PCI compatible device 108 allows the PCI hot plug to be configured at power up as either a parallel hot plug system or a serial hot plug system based on input strap signals. For example, if there are three to six hot plug slots (represented by the devices 124 in
In accordance with embodiments of the present invention, control unit 120 is capable of detecting the frequency of one or more devices connected to expansion slots associated with a PCI bus. More specifically, control unit 120 includes control logic. In particular, control logic determines the frequency of one or more devices connected to expansion slots associated with a PCI bus. Other configurations and embodiments of control unit 120 are also within the scope of the present invention.
In particular, in step 202, a power fault enable bit is set, which powers on the slots, connects them to the bus and resets the devices.
In step 204, the slot enable bits for those slots are cleared, which disconnects them from the bus.
In step 206, the slot power enable bits for those slots are set, powering them on but leaving the slots disconnected from the bus.
In step 208, a frequency detection algorithm, such as that illustrated in
In step 210, the slot enable bits (cleared in step 204) are set, connecting the slots to the bus.
At step 302, processor, operating under BIOS control, determines whether the controller is in a non-inhibit bus connect frequency mode after system reset. The non-inhibit bus connect frequency mode may occur in various ways, including but not limited to, the feature not being present in the controller or not functioning properly. In a typical implementation, the processor, under BIOS control, reads the controller's configuration register to determine whether the PCI buses have been configured in a non-inhibit bus frequency mode.
Each bus includes a plurality of PCI expansion slots in which a PCI expansion card or device can be plugged in. At step 304, power is applied to the bus system and the bus system placed in an operational mode. This powers the bus and expansion slots. In a typical implementation, to power the bus and expansion slots, a power enable bit is set, for example, hot plug controller bit is set. Placing the bus system in an operational mode can include for example, enabling the bus drivers in the controller and the bus expander bridge (or in the graphics expander bridge) and ensuring that bus activity for the new bus system is not quiesced. The bus expander bridge is not in a reset mode when it is operational, and host processor can confirm this by de-asserting a reset bit or pin on the bus expander bridge.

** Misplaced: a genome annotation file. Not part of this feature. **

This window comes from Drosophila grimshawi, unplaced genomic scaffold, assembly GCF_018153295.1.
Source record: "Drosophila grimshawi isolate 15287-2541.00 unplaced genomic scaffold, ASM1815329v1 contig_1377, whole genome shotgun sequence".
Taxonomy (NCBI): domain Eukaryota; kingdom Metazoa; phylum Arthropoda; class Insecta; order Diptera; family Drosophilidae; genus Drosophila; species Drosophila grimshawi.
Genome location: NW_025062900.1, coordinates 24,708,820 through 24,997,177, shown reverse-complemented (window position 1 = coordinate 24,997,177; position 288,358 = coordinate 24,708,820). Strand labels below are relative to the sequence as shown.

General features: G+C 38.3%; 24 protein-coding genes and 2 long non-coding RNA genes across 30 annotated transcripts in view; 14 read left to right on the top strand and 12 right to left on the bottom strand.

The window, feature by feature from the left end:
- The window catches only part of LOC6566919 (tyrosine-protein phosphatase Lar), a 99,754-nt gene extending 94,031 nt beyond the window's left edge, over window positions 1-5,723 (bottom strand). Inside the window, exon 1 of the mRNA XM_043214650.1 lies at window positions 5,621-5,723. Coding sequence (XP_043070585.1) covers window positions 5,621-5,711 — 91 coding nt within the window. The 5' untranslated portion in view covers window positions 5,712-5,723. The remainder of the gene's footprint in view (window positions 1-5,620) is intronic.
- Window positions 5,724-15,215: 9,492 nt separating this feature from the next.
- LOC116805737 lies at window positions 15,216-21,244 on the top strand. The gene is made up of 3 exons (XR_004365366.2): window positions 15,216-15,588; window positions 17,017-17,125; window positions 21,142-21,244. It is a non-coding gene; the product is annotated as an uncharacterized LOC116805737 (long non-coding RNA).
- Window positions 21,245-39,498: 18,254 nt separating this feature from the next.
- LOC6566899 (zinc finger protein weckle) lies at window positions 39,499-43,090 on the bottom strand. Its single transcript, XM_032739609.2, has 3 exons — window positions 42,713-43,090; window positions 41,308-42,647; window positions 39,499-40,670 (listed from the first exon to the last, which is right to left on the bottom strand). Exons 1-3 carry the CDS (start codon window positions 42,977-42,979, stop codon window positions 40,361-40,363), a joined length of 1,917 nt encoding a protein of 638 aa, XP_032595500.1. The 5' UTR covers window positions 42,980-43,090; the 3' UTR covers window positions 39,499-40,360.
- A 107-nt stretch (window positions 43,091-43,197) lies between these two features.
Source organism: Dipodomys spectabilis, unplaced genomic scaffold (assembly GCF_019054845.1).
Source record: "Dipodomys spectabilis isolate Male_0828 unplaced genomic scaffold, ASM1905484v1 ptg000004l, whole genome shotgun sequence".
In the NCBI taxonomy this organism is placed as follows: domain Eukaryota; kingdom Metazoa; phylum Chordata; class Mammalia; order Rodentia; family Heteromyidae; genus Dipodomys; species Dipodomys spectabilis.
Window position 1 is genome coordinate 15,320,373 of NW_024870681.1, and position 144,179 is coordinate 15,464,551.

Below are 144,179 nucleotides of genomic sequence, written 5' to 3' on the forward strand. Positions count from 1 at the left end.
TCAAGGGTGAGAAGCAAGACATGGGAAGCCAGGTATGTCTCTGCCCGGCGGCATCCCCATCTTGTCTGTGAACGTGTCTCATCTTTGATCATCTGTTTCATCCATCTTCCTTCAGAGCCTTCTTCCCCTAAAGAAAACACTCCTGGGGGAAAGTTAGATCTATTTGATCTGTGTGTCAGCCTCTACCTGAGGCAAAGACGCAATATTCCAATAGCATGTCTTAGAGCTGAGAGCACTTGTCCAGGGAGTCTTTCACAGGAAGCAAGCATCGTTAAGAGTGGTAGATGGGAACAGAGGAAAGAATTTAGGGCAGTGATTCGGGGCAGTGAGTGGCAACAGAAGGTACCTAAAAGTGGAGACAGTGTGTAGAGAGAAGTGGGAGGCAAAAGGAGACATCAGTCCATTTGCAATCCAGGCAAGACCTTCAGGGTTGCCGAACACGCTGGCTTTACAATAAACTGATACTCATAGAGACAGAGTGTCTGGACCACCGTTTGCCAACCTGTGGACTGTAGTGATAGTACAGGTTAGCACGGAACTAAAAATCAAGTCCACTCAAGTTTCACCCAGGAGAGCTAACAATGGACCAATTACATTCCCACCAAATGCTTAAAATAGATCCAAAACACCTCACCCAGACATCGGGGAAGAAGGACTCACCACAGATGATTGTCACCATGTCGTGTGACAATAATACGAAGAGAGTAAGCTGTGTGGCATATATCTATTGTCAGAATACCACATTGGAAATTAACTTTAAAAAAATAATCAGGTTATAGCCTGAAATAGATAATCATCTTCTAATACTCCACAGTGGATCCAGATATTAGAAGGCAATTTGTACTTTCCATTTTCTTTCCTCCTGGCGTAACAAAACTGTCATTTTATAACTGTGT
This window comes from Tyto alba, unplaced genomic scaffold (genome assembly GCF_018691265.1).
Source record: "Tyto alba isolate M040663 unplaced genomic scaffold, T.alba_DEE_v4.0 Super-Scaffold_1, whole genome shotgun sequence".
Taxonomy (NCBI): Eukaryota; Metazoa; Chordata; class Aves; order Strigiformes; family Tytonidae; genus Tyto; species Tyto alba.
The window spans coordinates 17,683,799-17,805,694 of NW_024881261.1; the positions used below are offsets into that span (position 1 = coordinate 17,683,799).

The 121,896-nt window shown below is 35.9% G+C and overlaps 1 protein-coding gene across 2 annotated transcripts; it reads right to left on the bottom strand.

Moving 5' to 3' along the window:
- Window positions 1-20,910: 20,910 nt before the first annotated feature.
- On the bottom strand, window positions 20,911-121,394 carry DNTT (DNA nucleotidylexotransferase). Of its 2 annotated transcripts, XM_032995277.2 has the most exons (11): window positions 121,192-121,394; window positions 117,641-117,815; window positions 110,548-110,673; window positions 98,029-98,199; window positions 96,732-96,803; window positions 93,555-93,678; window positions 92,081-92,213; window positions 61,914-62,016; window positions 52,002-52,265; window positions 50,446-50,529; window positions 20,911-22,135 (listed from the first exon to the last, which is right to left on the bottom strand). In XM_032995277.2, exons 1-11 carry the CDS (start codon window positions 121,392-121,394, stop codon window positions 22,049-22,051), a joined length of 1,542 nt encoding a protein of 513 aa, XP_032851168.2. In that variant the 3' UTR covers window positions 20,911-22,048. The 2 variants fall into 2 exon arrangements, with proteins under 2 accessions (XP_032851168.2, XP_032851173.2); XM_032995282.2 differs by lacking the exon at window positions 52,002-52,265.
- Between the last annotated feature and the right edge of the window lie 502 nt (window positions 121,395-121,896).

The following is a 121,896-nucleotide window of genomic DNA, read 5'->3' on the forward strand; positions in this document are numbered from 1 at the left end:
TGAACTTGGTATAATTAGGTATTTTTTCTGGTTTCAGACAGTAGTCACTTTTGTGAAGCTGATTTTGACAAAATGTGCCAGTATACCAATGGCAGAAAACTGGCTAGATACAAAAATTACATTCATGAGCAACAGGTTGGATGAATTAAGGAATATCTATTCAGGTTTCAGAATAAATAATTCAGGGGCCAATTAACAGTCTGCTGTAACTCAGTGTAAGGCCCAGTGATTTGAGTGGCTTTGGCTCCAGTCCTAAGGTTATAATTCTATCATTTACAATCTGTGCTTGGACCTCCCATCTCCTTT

PCI includes bus and power switches for each expansion slot to isolate and power up and down an individual slot. The system of the present invention does not need to individually isolate each expansion slot (e.g., slots) because the entire bus system (e.g., bus card, including bus expander bridge, PCI buses and PCI expansion slots) can be quiesced and disconnected as a unit from the computer system.
In step 306, the controller determines if the bus system is in an operational mode (i.e. powered up). In a typical implementation, a check on/off busy protocol is executed. Other techniques can be used to confirm that the bus system is in a proper powered up operational mode. At step 306, if the bridge of the bus system is an operational mode, the flow of